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Just because velocity is 0 at one point, does not mean it is not changing. You are correct in that acceleration is change in velocity over change in time. For example, if the velocity was originally 5 m/s, then the change in velocity (final - initial) is 0 m/s - 5 m/s = -5 m/s. There still is a change in velocity.
 

DrMattOglesby

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i just took the BS section of AAMC 10
and scored...
an 11!
thats good news.
maybe i wont void my scores afterall...
but i have a question concerning a question I missed; Isn't the liver SOMEWHAT responsible in regulating blood pressure? Isn't that where we have a bunch of angiotensinogen? Or am I getting confused with the lungs...?
 

tweaked17

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i just took the BS section of AAMC 10
and scored...
an 11!
thats good news.
maybe i wont void my scores afterall...
but i have a question concerning a question I missed; Isn't the liver SOMEWHAT responsible in regulating blood pressure? Isn't that where we have a bunch of angiotensinogen? Or am I getting confused with the lungs...?

Lungs is ACE, but I see why you may have chosen that. The thing is, it's definitely not the best answer. I remember the choices, and the others were far better (I'm sure you'd agree).

Plus, I think it was asking what would be MOST affected, right?

By the way, good job on the BS.
 

greg1184

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Be wary that there is a mistake on #54 in the Verbal section. They highlighted the wrong answer as correct.

The question asks "Dort Mentions sink holes in order to:"
choice A's explanation says: "The elimination of an alternate hypothesis is the reason for the reference to sinkholes..." As a result this answer is obviously the correct one. Yet they highlight B as the answer when B's explanation is saying that B is not the answer.
 
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greg1184

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hey, i also chose A for 54. i think the point is that A isn't necessarily wrong, but rather B is a better answer because it relates to the beginning of the paragraph. the question is why did dort mention sinkholes, well it probably relates to the point that he is trying to make. at least that is how i understood why B is a better answer but i may be wrong.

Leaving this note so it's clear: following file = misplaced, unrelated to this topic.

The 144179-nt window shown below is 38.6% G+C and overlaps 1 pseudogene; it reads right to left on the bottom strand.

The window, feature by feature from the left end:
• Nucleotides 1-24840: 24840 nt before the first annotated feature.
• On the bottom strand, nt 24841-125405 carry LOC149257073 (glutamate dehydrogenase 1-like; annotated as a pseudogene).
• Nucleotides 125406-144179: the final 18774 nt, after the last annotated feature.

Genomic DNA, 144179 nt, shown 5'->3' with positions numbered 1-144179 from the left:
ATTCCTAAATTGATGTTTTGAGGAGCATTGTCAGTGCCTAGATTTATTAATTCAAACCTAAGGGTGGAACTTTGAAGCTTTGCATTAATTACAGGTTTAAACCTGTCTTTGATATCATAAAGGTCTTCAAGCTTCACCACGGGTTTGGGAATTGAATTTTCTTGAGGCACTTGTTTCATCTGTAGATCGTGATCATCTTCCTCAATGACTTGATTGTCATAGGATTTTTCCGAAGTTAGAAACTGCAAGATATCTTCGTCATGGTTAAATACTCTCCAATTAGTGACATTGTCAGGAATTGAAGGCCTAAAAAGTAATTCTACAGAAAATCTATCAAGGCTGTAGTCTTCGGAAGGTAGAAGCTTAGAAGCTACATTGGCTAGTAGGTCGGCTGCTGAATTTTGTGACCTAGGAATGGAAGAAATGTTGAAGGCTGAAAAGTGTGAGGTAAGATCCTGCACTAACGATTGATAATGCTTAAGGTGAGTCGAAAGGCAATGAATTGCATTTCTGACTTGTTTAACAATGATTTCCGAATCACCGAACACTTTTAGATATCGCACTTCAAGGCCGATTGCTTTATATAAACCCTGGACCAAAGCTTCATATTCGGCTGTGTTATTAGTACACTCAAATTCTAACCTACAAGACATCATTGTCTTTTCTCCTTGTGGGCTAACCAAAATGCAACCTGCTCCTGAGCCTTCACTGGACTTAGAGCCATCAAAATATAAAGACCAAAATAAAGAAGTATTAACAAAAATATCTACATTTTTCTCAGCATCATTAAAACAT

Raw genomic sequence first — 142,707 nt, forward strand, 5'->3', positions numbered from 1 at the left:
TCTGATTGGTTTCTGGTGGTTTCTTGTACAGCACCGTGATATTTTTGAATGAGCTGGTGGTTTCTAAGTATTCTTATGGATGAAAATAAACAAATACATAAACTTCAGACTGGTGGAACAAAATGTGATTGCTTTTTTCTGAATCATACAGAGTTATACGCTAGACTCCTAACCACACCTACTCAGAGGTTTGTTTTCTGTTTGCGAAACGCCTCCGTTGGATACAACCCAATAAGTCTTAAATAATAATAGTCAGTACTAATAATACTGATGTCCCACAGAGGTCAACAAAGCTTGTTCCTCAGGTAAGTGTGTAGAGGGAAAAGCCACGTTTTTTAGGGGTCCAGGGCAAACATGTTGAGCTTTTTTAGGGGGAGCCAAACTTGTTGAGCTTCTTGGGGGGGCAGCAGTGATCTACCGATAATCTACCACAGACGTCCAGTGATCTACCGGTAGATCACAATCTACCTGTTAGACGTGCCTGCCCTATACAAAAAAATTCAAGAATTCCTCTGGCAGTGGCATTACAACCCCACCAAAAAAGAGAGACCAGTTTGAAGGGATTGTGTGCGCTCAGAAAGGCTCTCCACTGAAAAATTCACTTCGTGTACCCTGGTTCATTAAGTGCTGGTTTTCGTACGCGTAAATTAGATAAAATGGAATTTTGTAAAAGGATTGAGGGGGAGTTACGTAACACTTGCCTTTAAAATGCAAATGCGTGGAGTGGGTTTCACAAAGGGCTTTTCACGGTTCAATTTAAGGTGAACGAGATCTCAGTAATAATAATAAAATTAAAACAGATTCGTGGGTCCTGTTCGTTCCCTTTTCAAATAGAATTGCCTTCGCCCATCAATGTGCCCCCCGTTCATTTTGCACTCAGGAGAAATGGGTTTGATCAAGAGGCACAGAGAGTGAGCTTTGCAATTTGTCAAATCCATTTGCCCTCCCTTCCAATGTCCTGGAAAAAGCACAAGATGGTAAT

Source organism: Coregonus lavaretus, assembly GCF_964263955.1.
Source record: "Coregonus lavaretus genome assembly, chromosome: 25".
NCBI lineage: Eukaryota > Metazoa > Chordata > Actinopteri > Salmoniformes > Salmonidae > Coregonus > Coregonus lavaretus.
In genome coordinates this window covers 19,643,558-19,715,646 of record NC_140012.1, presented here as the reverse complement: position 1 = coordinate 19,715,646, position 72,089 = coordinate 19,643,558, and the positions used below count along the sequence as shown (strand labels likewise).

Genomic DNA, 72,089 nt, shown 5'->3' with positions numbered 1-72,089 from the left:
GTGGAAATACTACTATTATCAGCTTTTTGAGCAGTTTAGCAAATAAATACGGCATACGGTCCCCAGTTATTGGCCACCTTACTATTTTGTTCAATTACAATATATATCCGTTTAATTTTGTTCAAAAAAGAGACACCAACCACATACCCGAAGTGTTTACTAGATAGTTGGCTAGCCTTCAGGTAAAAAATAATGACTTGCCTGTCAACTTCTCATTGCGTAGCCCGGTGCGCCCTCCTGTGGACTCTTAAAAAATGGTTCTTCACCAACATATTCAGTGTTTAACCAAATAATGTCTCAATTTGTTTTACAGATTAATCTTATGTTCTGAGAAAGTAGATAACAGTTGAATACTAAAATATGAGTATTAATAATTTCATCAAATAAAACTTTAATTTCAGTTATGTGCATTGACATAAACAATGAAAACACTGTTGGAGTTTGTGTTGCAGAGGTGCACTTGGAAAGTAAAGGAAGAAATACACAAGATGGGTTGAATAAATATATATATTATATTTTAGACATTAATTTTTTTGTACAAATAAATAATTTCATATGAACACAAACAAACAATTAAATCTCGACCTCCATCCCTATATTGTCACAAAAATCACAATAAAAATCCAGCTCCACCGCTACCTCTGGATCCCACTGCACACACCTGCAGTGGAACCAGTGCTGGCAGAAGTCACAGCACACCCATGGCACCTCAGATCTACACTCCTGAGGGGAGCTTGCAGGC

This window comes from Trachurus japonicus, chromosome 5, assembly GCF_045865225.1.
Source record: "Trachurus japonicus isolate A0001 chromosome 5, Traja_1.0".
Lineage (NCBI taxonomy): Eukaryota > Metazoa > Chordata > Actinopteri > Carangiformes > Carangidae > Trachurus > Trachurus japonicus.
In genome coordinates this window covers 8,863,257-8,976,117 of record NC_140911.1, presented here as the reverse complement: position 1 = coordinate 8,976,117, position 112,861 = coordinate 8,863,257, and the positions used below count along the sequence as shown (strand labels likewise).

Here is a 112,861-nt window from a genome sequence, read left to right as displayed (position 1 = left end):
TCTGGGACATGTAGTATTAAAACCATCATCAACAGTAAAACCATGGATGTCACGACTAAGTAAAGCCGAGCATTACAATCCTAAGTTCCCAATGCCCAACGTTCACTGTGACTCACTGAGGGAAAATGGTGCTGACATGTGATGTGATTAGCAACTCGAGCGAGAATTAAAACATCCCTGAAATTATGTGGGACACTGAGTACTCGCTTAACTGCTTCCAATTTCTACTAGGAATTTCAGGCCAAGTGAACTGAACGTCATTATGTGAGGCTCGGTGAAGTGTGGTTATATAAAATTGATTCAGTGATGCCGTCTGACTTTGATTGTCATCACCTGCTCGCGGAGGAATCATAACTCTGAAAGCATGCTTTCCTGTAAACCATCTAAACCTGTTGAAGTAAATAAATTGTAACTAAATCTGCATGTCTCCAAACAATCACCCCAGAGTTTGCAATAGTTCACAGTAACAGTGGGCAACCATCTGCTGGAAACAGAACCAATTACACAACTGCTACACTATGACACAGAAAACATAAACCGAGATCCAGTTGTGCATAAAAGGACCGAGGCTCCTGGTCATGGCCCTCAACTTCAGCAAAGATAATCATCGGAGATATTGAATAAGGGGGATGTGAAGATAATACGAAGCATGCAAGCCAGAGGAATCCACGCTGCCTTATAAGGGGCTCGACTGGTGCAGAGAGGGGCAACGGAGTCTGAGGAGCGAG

maybe you or someone else can help me on a question from the PS section? question #7 wouldn't a higher ksp make the solution more effective? what determines how effective this is?
thanks

No. They made a mistake. The explanations are correct, but they highlighted the wrong choice blue.
 
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pluckyduck1105

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Hi guys. Can somebody explain to me how D is correct for #24 on PS?:

What are the oxidizing and reducing agents, respectively, in the reaction below?
2HCl + H2O2 + MnO2 ® O2 + MnCl2 + 2H2O
A
) H2O2; HCl B
) H2O2; MnO2 C
) MnO2; HCl D
) MnO2; H2O2
In the reaction pictured, Mn is reduced from +4 to +2; therefore, MnO2 is the oxidizing agent. O is oxidized from –2 in H2O2 to 0 in O2; therefore, H2O2 is the reducing agent. Thus, D is the best answer

What I don't understand is how you know that H2O2 is oxidized to O2, instead of H2O (this was what I presumed and therefore I got it wrong). To me, it seemed that H2O2 --> H2O + O-, and the highly unstable O- anions would come together to form O2. I don't know, does someone know what's going on here? Thanks!
 
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BloodySurgeon

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Hi guys. Can somebody explain to me how D is correct for #24 on PS?

What I don't understand is why the O in H2O has an oxidation state of 0. I read the Kaplan explanation for this test, and there is conflicting information. First, they make this list of the oxidation numbers of all the elements in each species within the reaction, and say that "O in H2O= -2." However, in their written explanation and the AAMC's explanation, it says that the O in H20 has an oxidation state of 0. Why would it have a 0 oxidation state of the oxygen is not in its elemental form? Shouldn't the H's be +1 each, and the O be -2? Thanks!


2HCl + H2O2 + MnO2 --> O2 + MnCl2 + 2H20

H2O2-->O2 : Reducing agent
H2O2: Oxygen = -2
O2: Oxygen = 0

MnO2-->MnCl2 : Oxidizing agent
MnO2: Mn = +4
MnCl2: Mn = +2
 

tweaked17

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2HCl + H2O2 + MnO2 --> O2 + MnCl2 + 2H20

H2O2-->O2 : Reducing agent
H2O2: Oxygen = -2
O2: Oxygen = 0

MnO2-->MnCl2 : Oxidizing agent
MnO2: Mn = +4
MnCl2: Mn = +2

right, except in the peroxide the oxygen's oxidation state is -1 because the hydrogen +1 rule takes preference (or because there's no way for the total charge to be zero if oxygen is -2.. either way).
 

Diksha

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Oxidative phosphorylation is the ETC. The ETC gradually takes the energy from the electron as it passes through; it uses this energy to pump H+ into the intermembrane space. The electrochemical gradient that is set up by this causes the H+ ions to enter back into the matrix through the ATP synthase protein; this protein has a spinning head phosphorylates ADP by harnessing the energy released by H+ moving down its gradient.